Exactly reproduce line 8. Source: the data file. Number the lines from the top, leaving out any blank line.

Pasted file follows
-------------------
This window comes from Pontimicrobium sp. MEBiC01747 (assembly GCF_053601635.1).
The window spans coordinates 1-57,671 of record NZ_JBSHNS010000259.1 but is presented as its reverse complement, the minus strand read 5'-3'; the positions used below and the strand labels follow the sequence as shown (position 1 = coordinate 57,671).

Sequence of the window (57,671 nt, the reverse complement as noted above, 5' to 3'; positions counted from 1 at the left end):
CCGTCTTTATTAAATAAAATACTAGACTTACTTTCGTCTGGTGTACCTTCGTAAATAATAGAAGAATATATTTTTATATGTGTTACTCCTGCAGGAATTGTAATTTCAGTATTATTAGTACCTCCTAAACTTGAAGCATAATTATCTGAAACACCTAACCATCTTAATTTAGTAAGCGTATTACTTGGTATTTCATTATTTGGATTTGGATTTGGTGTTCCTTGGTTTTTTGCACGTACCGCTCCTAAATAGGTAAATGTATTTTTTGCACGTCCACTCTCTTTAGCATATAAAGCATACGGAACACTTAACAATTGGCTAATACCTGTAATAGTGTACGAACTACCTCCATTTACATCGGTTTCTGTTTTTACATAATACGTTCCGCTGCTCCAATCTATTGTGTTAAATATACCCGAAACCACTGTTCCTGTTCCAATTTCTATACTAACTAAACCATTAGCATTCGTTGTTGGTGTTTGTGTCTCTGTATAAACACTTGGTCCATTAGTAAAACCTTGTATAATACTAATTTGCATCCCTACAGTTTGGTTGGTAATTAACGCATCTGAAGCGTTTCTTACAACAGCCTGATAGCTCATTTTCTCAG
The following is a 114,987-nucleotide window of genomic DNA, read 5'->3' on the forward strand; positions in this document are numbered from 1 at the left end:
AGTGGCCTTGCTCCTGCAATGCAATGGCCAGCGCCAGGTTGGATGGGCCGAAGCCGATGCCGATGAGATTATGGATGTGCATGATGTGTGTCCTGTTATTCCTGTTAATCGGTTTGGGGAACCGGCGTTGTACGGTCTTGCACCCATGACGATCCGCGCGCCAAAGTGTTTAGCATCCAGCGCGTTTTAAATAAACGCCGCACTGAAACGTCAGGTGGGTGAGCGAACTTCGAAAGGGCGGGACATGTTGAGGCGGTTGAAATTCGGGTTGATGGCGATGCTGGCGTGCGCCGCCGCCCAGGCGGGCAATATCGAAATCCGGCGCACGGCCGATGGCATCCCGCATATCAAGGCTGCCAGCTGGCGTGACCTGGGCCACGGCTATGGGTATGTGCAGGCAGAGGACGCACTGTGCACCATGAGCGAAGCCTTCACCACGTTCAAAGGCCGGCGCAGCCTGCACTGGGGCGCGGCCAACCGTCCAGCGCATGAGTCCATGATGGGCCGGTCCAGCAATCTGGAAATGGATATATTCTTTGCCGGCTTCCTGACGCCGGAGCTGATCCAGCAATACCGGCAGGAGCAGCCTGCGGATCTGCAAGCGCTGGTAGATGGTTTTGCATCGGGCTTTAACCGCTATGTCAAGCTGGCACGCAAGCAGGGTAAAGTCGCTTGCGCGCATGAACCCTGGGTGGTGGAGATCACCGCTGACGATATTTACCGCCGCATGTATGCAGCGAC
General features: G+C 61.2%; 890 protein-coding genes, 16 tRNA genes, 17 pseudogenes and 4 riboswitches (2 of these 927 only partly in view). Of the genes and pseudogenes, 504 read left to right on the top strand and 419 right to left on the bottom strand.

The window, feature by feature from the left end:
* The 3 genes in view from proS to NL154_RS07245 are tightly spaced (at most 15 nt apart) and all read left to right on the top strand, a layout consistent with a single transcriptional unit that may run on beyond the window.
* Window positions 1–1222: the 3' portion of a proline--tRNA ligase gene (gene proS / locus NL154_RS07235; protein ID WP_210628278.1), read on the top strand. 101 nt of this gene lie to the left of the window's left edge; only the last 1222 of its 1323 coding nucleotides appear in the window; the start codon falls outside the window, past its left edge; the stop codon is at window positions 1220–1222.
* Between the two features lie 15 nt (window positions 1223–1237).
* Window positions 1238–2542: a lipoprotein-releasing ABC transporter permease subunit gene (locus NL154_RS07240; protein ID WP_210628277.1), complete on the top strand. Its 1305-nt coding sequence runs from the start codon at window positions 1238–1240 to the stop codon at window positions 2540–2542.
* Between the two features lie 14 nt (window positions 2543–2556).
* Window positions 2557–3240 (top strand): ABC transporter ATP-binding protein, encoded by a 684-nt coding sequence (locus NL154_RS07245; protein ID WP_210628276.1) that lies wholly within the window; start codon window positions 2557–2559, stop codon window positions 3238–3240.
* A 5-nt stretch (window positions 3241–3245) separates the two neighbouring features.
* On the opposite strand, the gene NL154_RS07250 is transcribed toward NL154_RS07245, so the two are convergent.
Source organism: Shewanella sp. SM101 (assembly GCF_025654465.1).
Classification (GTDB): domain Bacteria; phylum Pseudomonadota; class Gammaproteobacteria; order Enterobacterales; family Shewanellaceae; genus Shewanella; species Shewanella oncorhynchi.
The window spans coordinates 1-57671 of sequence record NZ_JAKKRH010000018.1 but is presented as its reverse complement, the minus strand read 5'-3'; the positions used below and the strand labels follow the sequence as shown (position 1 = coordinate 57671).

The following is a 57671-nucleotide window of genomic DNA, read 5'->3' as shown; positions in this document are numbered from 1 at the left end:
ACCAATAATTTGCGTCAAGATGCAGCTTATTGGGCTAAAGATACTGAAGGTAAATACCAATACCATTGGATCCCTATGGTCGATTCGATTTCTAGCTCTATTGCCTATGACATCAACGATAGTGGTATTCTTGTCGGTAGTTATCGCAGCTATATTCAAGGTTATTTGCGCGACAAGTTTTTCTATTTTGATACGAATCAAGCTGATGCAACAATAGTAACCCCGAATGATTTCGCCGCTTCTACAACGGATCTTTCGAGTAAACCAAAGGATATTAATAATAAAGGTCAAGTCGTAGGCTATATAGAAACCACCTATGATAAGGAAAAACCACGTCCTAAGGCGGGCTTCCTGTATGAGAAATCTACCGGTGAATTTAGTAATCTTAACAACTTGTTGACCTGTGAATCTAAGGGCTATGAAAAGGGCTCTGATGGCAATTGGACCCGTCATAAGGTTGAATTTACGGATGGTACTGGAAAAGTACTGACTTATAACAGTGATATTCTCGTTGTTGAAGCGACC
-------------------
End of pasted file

The window, feature by feature from the left end: